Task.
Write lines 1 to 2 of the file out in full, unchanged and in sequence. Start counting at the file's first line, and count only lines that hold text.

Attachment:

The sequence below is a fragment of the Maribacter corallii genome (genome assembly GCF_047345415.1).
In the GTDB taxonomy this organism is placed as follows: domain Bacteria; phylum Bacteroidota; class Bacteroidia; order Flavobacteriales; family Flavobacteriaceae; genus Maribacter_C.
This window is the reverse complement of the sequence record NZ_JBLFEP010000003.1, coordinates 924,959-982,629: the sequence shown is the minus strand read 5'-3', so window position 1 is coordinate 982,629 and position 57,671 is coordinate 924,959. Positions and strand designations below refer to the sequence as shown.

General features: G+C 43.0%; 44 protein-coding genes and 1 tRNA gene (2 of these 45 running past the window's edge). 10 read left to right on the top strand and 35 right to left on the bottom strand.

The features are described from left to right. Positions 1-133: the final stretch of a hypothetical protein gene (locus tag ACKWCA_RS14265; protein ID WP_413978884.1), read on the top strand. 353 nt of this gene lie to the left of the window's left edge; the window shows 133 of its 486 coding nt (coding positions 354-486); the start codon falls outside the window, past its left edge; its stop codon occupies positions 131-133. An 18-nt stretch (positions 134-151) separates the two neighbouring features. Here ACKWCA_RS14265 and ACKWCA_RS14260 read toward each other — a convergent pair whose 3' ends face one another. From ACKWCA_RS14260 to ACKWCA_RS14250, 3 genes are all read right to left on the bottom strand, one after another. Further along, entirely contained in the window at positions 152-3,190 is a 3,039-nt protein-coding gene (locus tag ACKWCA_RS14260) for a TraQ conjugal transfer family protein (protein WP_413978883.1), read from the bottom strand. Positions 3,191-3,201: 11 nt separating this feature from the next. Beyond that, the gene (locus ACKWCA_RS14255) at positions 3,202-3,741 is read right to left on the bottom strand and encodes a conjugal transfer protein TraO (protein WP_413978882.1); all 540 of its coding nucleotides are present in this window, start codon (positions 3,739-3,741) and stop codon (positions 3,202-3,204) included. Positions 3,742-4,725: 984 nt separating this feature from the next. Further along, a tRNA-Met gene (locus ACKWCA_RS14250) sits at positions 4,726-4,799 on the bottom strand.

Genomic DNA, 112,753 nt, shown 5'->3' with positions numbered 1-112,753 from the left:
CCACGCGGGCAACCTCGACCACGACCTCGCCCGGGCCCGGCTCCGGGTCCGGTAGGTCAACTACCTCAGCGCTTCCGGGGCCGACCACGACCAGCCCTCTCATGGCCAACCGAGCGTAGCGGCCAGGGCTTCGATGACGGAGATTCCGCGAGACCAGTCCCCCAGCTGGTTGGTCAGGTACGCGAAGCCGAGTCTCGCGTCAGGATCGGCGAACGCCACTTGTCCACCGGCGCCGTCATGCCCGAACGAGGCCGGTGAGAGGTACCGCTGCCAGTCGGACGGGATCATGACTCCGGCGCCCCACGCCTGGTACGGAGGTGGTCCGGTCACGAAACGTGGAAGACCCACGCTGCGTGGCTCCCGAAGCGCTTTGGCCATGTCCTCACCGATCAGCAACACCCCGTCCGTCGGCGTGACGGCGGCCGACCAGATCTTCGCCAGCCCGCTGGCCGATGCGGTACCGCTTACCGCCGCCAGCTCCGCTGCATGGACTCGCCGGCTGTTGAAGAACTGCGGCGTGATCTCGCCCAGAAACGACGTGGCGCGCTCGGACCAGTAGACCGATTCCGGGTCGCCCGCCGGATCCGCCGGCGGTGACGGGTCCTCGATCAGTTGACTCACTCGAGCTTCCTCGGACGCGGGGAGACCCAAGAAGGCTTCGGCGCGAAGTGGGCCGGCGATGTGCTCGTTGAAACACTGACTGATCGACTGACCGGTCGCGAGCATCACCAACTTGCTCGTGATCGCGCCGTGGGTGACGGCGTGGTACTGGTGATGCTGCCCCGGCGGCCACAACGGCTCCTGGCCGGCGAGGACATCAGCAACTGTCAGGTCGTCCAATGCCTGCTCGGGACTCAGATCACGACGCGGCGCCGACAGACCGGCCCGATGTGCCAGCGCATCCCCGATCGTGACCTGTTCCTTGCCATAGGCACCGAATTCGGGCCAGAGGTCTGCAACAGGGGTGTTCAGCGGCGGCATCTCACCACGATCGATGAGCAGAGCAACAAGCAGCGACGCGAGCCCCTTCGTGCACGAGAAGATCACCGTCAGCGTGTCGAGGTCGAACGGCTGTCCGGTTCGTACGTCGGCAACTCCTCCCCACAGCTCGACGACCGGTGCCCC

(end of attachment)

The sequence below is a fragment of the Maribacter corallii genome (genome assembly GCF_047345415.1).
In the GTDB taxonomy this organism is placed as follows: domain Bacteria; phylum Bacteroidota; class Bacteroidia; order Flavobacteriales; family Flavobacteriaceae; genus Maribacter_C.